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Breaking the News

It's not the Internet that's killing newspapers. It's the equity-chasing investors and their friends at the FCC who have put outsize profits before a free press.

Senate reconfirmation hearings tend to be predictable affairs, marked by polite give-and-take and senatorial grandstanding, but generally free of surprise plot twists. And so it was supposed to go last September 12, when Federal Communications Commission (fcc) chairman Kevin Martin appeared before the Commerce Committee. In March 2005, following the departure of Michael Powell (Colin's son), President Bush had named the young Republican lawyer to head the extraordinarily powerful five-person panel that oversees the nation's media and telecommunications policies. Martin, a boyish-looking 40-year-old who'd been on the fcc since 2001, planned to carry on much of his predecessor's unfinished business, particularly stiffening penalties for on-air indecency and the sweeping deregulation of media ownership rules. But unlike Powell, who was confrontational and contemptuous of his critics, the bland and soft-spoken Martin seemed unlikely to attract controversy.

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But controversy caught up with him when Senator Barbara Boxer (D-Calif.) strayed from the script at his reconfirmation hearing. Boxer began by asking Martin about an fcc study, commissioned by Powell, on the impact of media ownership on local news. Unsuspecting, Martin said that it had never been completed. Then, as he watched glumly, Boxer brandished a draft of the study, which had, in fact, been written more than two years earlier, only to be buried by the fcc. The report found that locally owned television stations, on average, presented 5 1/2 minutes more local news per broadcast than stations owned by out-of-town conglomerates. The findings squarely contradicted the claims made by Martin, Powell, and big media companies, who have argued that lifting limits on ownership would improve local news coverage.

"Now, this isn't national security, for God's sakes," Boxer continued, unable to resist making Martin squirm. "I mean, this is important information. So I don't understand who deep-sixed this thing." Martin meekly said he had no idea, and promised he'd look into it. Within a week, a former fcc lawyer claimed that "every last piece" of the report had been ordered destroyed before it was leaked, and a second unreleased study came to light, prompting Boxer to refer the matter to the fcc's inspector general.

The discovery of the missing studies wasn't just bad for Martin's image, it was a blow to his pet project—trying to repeal what's known as the cross-ownership ban, a 31-year-old fcc rule that prohibits a single company from owning a newspaper and a TV station in the same regional market. Powell had repealed the rule in 2003 amid public outcry, only to have a federal court reinstate it the following year. Last April, Martin told the members of the Newspaper Association of America that he would renew the effort to end this regulatory relic from "the days of disco and leisure suits." Lifting the ban, he said, "may help to forestall the erosion in local news coverage." But now, the fcc's own internal findings confirmed what its critics had been saying for years—that letting one company dominate a city's news business actually undermines the quality of the local media that most Americans rely on for their news.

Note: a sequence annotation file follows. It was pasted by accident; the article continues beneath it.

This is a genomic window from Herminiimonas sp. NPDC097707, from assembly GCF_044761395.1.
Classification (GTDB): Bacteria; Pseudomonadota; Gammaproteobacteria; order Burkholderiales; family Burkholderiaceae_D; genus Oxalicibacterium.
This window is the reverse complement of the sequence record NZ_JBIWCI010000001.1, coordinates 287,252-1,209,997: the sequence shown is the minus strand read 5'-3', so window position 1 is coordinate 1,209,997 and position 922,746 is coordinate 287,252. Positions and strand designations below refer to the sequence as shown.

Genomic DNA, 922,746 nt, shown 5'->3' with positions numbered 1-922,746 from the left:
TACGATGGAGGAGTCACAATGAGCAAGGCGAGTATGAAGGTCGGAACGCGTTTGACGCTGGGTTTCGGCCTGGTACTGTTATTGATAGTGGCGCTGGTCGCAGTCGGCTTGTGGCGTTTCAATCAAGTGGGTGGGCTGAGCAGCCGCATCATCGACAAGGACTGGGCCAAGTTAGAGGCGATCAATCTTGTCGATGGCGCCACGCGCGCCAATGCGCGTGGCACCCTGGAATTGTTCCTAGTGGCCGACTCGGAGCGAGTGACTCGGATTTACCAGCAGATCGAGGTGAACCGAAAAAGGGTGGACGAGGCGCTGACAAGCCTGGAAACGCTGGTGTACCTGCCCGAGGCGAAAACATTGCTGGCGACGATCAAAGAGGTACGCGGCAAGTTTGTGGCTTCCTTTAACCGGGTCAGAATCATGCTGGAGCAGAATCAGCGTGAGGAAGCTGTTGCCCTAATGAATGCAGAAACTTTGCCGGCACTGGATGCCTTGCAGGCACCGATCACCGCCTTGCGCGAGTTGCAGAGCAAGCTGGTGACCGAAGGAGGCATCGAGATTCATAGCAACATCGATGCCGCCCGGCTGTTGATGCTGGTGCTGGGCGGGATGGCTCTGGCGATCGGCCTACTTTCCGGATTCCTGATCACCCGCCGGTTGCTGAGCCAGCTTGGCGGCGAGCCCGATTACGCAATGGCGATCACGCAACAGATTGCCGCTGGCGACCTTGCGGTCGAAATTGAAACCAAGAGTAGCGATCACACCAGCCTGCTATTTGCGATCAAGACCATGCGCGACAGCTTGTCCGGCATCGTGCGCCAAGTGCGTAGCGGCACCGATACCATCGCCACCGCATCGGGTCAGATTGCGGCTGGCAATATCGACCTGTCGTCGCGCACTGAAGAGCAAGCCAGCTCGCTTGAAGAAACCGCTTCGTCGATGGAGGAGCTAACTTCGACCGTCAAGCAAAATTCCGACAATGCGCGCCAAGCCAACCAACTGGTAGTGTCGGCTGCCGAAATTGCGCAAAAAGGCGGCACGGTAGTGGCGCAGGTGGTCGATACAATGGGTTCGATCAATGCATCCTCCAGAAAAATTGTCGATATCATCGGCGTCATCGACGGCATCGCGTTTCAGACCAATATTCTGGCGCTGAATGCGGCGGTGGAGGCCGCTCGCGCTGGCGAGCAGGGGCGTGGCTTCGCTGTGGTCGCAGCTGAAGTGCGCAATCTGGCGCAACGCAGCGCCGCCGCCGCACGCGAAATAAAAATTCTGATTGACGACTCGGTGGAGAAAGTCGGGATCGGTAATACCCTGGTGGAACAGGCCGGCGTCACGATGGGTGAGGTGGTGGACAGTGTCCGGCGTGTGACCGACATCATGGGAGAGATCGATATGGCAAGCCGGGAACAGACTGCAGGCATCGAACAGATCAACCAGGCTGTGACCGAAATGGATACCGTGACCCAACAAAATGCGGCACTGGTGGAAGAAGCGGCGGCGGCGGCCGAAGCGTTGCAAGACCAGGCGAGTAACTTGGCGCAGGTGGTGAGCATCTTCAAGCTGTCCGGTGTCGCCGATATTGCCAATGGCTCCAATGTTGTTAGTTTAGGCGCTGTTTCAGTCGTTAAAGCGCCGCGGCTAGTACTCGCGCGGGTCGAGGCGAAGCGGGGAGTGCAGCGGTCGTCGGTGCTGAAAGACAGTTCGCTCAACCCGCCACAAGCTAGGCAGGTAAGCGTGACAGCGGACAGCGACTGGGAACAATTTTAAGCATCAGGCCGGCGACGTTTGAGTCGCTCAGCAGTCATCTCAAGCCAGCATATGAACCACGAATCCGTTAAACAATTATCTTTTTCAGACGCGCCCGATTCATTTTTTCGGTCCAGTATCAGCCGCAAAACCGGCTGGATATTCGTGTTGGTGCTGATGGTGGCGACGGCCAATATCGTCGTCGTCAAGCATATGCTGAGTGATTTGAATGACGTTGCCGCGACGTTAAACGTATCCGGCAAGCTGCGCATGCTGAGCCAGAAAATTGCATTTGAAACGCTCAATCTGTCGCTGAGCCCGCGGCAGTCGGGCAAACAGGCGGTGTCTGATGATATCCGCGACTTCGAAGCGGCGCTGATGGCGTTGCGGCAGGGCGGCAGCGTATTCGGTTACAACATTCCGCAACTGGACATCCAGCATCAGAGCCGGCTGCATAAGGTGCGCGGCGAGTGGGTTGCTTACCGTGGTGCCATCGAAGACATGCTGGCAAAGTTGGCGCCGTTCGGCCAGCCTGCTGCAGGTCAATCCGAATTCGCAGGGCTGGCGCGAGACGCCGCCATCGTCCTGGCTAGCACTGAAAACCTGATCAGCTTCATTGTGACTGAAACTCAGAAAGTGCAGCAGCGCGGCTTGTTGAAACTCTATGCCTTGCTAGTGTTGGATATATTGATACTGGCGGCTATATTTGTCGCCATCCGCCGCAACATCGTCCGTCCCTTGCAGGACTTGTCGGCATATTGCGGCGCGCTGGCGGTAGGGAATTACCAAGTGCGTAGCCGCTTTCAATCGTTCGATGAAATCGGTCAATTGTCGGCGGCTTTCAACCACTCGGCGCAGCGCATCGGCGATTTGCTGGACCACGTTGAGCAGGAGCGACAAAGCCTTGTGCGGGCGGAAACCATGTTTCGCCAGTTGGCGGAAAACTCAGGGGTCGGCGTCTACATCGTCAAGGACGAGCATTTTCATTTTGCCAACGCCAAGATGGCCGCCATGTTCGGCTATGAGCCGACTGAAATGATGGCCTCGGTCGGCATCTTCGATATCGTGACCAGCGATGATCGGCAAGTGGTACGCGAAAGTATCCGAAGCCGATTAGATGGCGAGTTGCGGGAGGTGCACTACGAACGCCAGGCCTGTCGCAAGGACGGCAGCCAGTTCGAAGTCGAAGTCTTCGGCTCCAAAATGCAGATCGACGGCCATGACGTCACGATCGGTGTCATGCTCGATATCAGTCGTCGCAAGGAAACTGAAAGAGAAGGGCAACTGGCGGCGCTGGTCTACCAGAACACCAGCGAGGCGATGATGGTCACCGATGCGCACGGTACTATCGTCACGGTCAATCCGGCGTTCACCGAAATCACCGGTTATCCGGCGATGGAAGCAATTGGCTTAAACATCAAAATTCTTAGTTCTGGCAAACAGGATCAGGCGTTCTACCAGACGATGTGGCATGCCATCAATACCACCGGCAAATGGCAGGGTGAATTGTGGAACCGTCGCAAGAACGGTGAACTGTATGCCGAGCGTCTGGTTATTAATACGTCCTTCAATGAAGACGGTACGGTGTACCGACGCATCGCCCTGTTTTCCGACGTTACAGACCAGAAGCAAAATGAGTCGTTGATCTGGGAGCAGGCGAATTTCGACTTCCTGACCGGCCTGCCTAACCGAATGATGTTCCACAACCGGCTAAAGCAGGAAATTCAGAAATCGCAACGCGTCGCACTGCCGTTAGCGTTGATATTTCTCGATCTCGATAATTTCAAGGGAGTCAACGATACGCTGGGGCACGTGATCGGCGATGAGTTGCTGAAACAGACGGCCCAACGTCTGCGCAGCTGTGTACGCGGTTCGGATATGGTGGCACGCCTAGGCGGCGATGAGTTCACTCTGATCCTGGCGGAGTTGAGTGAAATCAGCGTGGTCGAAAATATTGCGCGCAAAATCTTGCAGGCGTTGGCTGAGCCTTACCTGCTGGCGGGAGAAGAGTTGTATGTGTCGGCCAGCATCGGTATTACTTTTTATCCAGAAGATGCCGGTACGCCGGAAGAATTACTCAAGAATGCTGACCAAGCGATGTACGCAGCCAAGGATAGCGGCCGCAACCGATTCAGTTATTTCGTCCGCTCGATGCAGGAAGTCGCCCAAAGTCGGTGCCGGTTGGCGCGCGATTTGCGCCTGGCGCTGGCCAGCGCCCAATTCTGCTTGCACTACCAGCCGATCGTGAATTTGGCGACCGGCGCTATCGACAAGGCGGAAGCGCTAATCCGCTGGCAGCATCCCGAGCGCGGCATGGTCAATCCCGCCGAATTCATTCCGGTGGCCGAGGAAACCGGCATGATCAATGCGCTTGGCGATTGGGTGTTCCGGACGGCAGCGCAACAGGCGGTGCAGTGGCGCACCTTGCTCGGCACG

The renewed push to consolidate even more of the nation's newsprint and airwaves comes as the media are in profound transition. Although we are bombarded with a seemingly endless supply of media options—from cable television to blogs to satellite radio—more and more of the actual news and information we consume comes from a handful of giant media companies. (See "And Then There Were Eight") Meanwhile, locally owned outlets are being squeezed out of business or absorbed at an ever faster clip. In the past three decades, two-thirds of newspaper owners and one-third of television owners have shut down. Newspapers are particularly feeling the pinch: Fewer than 300 of the nation's 1,500 daily papers are still independently owned, and more than half of all markets are dominated by a single paper. The number of newspaper employees has dropped nearly 20 percent since 1990. Hardly a week goes by without another pundit lamenting the demise of the great American newspaper.

The eulogies are also coming from the newspaper executives and investors whose pursuit of phenomenal profits has turned many dailies into shadows of their former selves. They claim that ending the cross-ownership ban will throw a lifeline to foundering papers by allowing them to merge with TV stations and compete with the Internet. In reality, such a move would only fuel the "cut-and-gut" strategies that generate short-term value at the expense of the kind of journalism that exposed Watergate, nsa eavesdropping, and countless corrupt politicians. To see how disastrous this could be for the future of news, just take a look at the cities where the fcc has already allowed cross-ownership to get a toehold.

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